The Alchemist Themes

The main themes in The Alchemist are dreams, spiritual fulfillment, and transformation.

  • Dreams: Santiago wants to achieve his dreams and find his place in the world. Along the way, he meets his soulmate, finds a long-buried treasure, and learns how to be one with nature.
  • Spiritual fulfillment: In following his dreams, Santiago travels across nations, learning the Language of the World and becoming one with God.
  • Transformation: transformation is central to Santiago's journey, which traces his evolution from a young, naive shepherd to a wise alchemist capable of reading omens and communing with the Soul of the World. 
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Magical Realism
Magical realism, or magic realism, is a narrative technique that blends reality with the fantastic. Both the ordinary and the extraordinary are presented as a matter of fact, and there is usually a strong hint of social criticism that runs throughout the narrative. This is certainly what Coelho does in The Alchemist. Santiago, an ordinary shepherd, embarks on a journey to realize his Personal Legend. While the first few pages are grounded in reality, the move to the fantastic soon occurs. The young shepherd meets an extraordinary man who claims to be the King of Salem. Melchizedek is his real name; he is a character from the Bible. In The Alchemist, he helps those who are at the point of discovering and following their Personal Legends.

One of the basic tenets of magical realism is that the universe wants one to succeed: if one is following one’s “true path,” then forces will conspire to help. Melchizedek explains that “there is a force that wants you to realize your Personal Legend…[but] in order to find the treasure you will have to follow the omens.” Magical realism calls for people to take an active role in pursuing their dreams by paying attention and acting on lessons learned in life; success without effort will not happen.

Omens are an important element of magical realism for Coelho and other authors who adhere to this technique. Santiago will be shown many signs along the way that he will have to properly interpret in order to move forward. Some of these omens are a butterfly that represents both change and freedom, the hawks that portend danger in the oasis, and the scarab beetle Santiago finds at the pyramids that tells him where to dig.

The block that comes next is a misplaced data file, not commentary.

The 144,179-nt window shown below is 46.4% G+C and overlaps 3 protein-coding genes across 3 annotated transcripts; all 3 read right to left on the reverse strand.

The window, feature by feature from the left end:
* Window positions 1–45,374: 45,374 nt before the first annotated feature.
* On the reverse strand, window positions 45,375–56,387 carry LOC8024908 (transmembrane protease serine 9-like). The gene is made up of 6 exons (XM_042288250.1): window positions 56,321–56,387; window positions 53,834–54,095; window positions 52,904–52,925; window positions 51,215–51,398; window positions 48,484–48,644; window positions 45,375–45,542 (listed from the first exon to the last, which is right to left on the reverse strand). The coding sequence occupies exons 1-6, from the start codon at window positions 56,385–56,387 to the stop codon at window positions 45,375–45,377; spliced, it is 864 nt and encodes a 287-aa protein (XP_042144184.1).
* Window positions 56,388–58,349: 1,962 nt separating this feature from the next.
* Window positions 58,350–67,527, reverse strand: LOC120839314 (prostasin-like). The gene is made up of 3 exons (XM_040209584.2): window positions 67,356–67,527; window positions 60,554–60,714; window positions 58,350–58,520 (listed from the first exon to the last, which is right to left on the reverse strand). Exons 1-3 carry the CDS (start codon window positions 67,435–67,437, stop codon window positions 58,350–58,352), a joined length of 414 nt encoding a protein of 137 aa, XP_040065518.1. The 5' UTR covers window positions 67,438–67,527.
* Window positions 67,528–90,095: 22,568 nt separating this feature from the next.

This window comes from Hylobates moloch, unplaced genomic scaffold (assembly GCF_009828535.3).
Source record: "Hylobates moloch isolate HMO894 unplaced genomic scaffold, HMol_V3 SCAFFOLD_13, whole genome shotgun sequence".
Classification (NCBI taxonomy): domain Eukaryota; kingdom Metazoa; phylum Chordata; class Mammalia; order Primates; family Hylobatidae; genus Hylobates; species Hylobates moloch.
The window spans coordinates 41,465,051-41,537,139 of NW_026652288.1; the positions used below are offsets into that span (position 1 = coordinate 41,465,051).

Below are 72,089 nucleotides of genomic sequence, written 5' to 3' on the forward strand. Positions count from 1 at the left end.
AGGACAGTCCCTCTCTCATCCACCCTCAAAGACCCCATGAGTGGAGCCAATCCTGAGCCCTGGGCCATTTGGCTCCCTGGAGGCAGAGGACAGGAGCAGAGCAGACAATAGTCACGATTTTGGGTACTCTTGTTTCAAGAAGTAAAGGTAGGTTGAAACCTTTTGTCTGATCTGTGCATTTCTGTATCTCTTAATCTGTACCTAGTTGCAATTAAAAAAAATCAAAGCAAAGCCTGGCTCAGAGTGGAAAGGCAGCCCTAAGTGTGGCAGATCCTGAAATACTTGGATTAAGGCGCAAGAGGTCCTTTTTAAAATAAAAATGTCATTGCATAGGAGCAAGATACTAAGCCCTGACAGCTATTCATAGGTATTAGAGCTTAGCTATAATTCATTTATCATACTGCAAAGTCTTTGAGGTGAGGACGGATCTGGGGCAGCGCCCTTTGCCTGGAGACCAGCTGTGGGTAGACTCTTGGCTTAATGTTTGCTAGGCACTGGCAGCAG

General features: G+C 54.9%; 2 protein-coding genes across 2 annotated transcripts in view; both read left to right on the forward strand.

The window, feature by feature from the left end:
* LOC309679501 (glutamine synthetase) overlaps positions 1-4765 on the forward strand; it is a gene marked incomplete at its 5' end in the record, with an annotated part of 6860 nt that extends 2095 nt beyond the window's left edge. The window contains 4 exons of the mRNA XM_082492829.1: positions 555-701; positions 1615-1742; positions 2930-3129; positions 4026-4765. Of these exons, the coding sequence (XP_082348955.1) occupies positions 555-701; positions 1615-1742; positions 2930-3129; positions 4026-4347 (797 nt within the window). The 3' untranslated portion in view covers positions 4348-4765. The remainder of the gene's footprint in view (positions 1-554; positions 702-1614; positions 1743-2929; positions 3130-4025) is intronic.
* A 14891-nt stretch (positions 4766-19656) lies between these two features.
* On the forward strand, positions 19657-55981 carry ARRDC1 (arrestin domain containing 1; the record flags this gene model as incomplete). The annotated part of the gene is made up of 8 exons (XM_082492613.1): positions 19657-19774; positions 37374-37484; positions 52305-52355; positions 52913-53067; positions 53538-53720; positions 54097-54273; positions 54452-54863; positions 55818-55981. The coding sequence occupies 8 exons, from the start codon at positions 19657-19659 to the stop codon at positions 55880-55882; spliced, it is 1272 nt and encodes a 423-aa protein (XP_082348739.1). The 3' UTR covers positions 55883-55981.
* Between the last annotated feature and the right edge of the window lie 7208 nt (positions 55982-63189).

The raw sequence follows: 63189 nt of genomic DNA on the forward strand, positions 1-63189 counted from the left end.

Santiago’s journey is rife with magical realism; the ordinary and extraordinary are constantly blended. Melchizedek gives the boy two deceptively simple-looking stones that have magical divining powers. They are called “Urim and Thummim.” These stones are a fortune telling device that in a tight spot will help Santiago by giving him a clear yes-or-no answer to his queries. The stones are used only once, however, because knowing too much about the future can be a hindrance: life is full of obstacles, and it does not help to know the suffering one will have to endure along the way. It is enough to know that there is no such thing as luck or coincidence. All things happen for a reason, and all are a part of the “mysterious chain.”

Implicit in magical realism is a criticism of society. In Santiago’s life, he has to overcome many naysayers, such as his father and the crystal merchant, who tell him his dream is impossible. These characters are older people who have, for one reason or another, let fear kill their own dreams. Coelho is critical not just of those who have failed in their own lives but even more so of those who try to foist their bitterness off on others who actively pursue their dreams.

The most explicit examples of magical realism can be found in the final sections of Part II, in which Santiago is able to speak to the desert, the wind, and the sun; he convinces all of these entities to help him prove to the tribal leaders that he is an alchemist.

Finally, magical realism in the novel comes full circle when a robber boy tells...

(The entire section contains 2319 words.)

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